February 15, 2011
To: Board of Adjustments
Cc: Buffalo County Board members
by Marcie O’Connor
I would like to urge you to deny the application for the R&J Rolling Acres Mine near Gilmanton.
I’m concerned about several aspects of this mine.
o This mine will be located in the middle of a beautiful agricultural valley – is it really an appropriate use for this site?
The ordinance states that you need to consider: “Its compatibility with existing uses on land adjacent thereto.” A large mining operation does not seem to be compatible with the existing use of the land.
o Wash Plant – possible contamination of ground water
A UW mining engineer, who has studied the chemicals used on frac sand, suggests that we should insist on a complete list of all the chemicals used, how each chemical is used, its toxicity, a water flow chart, information on how much water is used, recycled and spilled, and where any used water is disposed of.
If chemicals from the wash plant do contaminate our ground water, it will be too late to fix it. We should make sure we know the risks before we start, and have rules in place that require the companies to be careful and responsible, and liable for any contamination.
o Problems with a 24 hour a day operation
You are considering an operation that will have lights and noise 24 hours a day, 7 days a week for many years. Is this really appropriate for a quiet agricultural area surrounded by farms and hunting land?
o Problems with 24 hours a day hauling
Heavy trucks hauling loads 24 hours a day, down a narrow, winding, hilly, rural highway seems completely reckless. The trucks would be sharing the highway with school buses, tractors, farm implements, cows, and deer.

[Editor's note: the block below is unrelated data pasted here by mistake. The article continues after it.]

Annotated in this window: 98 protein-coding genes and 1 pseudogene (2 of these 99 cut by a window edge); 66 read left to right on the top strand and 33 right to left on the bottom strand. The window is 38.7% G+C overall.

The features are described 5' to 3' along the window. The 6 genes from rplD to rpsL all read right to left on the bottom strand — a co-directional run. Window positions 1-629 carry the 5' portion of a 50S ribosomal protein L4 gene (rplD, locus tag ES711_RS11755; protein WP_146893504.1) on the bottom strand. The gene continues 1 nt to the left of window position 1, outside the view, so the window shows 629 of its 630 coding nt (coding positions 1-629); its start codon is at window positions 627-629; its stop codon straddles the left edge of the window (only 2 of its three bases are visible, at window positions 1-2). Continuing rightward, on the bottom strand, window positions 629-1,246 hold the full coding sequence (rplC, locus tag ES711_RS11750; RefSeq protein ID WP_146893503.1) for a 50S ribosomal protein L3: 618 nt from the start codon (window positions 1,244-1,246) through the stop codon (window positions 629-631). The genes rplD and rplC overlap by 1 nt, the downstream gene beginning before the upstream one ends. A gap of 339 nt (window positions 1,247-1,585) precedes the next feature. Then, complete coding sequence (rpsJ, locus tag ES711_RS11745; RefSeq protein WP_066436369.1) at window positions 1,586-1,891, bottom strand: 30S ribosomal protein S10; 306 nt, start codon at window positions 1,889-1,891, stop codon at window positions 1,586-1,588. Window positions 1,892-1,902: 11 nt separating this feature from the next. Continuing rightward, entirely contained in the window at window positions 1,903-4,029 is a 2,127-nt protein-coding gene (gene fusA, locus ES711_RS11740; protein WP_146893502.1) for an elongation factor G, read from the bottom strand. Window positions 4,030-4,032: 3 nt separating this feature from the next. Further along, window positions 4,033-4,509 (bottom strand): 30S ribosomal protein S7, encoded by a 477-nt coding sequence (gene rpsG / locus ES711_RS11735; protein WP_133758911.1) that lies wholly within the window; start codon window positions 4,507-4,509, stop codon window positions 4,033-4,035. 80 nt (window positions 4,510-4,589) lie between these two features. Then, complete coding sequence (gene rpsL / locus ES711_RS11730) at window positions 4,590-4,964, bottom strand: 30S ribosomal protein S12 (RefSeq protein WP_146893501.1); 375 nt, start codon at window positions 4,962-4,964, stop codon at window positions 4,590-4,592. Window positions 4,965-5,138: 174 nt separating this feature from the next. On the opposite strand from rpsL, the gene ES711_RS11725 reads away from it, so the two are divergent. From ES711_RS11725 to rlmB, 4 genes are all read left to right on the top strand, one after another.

– This area has one of the highest deer populations in the country. In 2010, 258 deer were killed on Buffalo County roads. Hitting a deer is dangerous for both the driver and the vehicle, and it is much more likely to happen at night, and on narrow, winding roads.
– Since this is a farming community, tractors, combines and other farm equipment use the roads. They travel slowly, and there are many blind hills and curves, and few passing places.
– Many farms are on both sides of the road, so farmers move equipment and livestock back and forth across the road.
– This is a tourist area – motorcyclists and bicyclists use these roads.
Are these uses really compatible with hundreds of heavy trucks traveling the road every few minutes, all day and all night?
o Are you really considering all of your constituents?
– Much of the district is a tourist area. Will the increase in noise, lights, dust, and trucks affect that industry – businesses that already exist in the county?
– These hundreds of heavy trucks will disrupt the lives of people along their route – make it more difficult for them to travel, sleep, and walk. They will discourage tourists from visiting the many tourist attractions and businesses.
So far in your decisions you seem to be considering the miners and the mining companies, but it’s not clear that you’re considering anyone else. According to the statue you are supposed to consider: the “relationship to the public interest, the purpose and intent of this ordinance and substantial justice to all parties concerned.”
It seems to me that “justice to all parties concerned” means all parties, not just miners.
Please consider denying this permit. This would give you time to listen to the other constituents you represent, and hopefully figure out ways to meet everyone’s needs – not just the needs of the applicants.